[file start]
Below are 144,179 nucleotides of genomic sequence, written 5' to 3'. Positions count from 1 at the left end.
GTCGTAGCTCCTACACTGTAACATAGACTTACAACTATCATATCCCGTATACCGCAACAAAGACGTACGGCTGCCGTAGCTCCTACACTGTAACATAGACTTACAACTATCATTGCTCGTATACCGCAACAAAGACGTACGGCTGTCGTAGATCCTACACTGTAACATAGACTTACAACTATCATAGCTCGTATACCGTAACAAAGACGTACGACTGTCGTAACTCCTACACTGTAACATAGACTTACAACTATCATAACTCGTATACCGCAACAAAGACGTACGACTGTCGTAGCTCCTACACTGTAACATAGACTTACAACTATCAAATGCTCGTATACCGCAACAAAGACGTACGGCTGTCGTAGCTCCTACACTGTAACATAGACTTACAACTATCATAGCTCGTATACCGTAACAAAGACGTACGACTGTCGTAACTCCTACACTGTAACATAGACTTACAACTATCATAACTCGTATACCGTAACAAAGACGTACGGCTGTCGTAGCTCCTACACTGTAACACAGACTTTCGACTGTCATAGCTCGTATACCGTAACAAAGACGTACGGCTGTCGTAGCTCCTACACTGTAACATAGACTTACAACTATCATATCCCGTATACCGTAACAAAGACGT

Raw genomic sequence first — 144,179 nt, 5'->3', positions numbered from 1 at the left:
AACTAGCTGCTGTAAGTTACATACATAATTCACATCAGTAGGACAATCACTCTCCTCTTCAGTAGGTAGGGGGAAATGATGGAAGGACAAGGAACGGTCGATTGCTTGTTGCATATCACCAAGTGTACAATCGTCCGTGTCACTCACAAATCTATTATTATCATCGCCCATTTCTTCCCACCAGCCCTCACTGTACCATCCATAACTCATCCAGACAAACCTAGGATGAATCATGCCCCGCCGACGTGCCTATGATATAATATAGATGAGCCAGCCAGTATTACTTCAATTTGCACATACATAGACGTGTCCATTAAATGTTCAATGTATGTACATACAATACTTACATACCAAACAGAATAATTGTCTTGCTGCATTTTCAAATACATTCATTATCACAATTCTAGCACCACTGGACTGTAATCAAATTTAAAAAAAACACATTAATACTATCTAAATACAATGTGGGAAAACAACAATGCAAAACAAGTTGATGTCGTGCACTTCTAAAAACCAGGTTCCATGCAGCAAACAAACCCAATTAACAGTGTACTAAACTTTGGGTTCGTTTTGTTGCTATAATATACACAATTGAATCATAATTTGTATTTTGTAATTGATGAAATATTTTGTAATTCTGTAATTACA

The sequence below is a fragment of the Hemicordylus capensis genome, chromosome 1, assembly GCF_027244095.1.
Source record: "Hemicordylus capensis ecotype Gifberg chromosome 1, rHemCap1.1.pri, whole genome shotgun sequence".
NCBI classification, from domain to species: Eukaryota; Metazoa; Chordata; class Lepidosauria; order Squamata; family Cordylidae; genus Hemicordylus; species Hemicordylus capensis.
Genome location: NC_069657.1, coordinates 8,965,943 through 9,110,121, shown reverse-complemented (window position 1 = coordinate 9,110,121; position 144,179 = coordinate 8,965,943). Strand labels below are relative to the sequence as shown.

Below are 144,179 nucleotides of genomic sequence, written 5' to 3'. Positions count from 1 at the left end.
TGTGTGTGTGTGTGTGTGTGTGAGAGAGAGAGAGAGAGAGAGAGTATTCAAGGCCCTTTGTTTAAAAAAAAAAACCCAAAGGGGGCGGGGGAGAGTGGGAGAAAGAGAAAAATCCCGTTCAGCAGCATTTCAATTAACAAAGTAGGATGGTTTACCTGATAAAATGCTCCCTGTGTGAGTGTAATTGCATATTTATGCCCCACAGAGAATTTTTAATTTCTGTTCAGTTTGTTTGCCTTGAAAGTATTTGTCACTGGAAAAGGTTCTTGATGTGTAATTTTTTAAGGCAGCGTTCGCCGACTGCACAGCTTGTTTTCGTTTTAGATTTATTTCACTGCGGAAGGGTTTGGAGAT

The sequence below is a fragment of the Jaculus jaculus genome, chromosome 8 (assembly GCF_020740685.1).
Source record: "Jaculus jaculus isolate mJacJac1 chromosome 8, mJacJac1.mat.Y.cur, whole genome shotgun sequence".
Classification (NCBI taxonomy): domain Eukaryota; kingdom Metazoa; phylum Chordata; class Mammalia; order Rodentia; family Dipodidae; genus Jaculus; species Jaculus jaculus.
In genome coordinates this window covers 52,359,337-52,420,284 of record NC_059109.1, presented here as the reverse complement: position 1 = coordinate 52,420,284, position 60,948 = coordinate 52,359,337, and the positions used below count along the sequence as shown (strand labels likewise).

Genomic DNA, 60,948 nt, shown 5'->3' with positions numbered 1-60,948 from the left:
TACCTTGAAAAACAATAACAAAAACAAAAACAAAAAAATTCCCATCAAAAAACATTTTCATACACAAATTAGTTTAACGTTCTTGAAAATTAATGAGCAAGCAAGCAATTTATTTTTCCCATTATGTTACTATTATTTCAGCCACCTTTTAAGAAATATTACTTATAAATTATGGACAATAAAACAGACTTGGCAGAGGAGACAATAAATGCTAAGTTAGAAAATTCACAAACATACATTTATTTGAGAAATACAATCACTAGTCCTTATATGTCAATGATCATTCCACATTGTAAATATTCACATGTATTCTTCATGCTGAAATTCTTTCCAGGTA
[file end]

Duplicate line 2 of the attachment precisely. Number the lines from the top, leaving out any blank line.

GTCGTAGCTCCTACACTGTAACATAGACTTACAACTATCATATCCCGTATACCGCAACAAAGACGTACGGCTGCCGTAGCTCCTACACTGTAACATAGACTTACAACTATCATTGCTCGTATACCGCAACAAAGACGTACGGCTGTCGTAGATCCTACACTGTAACATAGACTTACAACTATCATAGCTCGTATACCGTAACAAAGACGTACGACTGTCGTAACTCCTACACTGTAACATAGACTTACAACTATCATAACTCGTATACCGCAACAAAGACGTACGACTGTCGTAGCTCCTACACTGTAACATAGACTTACAACTATCAAATGCTCGTATACCGCAACAAAGACGTACGGCTGTCGTAGCTCCTACACTGTAACATAGACTTACAACTATCATAGCTCGTATACCGTAACAAAGACGTACGACTGTCGTAACTCCTACACTGTAACATAGACTTACAACTATCATAACTCGTATACCGTAACAAAGACGTACGGCTGTCGTAGCTCCTACACTGTAACACAGACTTTCGACTGTCATAGCTCGTATACCGTAACAAAGACGTACGGCTGTCGTAGCTCCTACACTGTAACATAGACTTACAACTATCATATCCCGTATACCGTAACAAAGACGT